Call it Peyton Place with Uzis: Israeli novelist Hedaya finds the worm in an exceedingly shiny apple.
Best known for writing the Israeli TV series and HBO import In Treatment, Hedaya shows a marked fascination in the way people think—or, often, fail to think. Of one character, Alona, he writes, by way of example, “Her mind had wandered to two different places, as if she were walking two dogs, each pulling in the opposite direction.” Alona has reason to be confused. Like the other residents of the gated community of Eden, a place set off from the lesser denizens of Israeli society but not entirely free of them, she’s a mess: her soon-to-be-ex-husband is always around; one of her teenage kids is a budding sexpot and boozer in training; and her other kid wallows in depression. Or maybe not. “He’s not depressed, says Mark, her estranged spouse. "On the contrary, Alona, he’s flourishing. You just can’t see it.” Mark’s got troubles of his own, but at least the Italian restaurant he recently opened “at the edge of the moshav, right in the woods, on land the council had agreed to lease to him practically for free” has a chance of surviving. Daughter Roni, on the other hand, seems bent on self-destruction, though she harbors a not-so-secret desire to get pregnant. So does Dafna, their neighbor, who has tried every method of fertilization that science has to offer. And so it is in Eden, a place of intertwining lives founded by Holocaust survivors as a socialist farming collective, now devolved into a California-style sea of one- and two-story pastel bungalows and mini-mansions, where nothing much happens—but when it does, it speaks to the baser instincts of humans. Just so, Hedaya’s novel moves from page to page without much action but with plenty of mutual misunderstanding and miscommunication—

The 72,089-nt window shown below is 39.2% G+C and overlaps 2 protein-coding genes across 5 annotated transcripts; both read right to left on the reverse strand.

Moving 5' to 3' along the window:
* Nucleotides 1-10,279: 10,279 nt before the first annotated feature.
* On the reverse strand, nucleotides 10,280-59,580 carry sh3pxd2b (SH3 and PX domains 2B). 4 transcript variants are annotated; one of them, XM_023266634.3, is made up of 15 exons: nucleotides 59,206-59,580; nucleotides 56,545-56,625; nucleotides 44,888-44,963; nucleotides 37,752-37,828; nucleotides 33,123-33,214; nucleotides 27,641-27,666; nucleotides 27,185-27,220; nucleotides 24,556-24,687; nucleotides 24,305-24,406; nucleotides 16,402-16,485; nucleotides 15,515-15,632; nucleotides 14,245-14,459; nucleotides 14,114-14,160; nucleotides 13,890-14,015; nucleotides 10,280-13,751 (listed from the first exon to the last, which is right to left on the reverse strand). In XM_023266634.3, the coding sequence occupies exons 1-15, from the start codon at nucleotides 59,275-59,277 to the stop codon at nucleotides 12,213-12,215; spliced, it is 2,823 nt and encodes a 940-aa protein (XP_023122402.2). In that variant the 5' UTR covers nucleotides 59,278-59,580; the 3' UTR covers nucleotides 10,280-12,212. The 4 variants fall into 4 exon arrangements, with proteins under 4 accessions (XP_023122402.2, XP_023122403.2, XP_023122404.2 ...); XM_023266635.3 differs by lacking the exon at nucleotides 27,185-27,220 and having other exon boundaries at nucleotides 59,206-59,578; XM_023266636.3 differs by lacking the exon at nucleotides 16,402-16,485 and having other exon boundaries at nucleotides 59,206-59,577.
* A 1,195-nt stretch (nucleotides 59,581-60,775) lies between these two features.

the very stuff, in other words, of life.
A graceful exploration of loneliness, “their true covenant,” and the worm that gnaws at the heart of all things.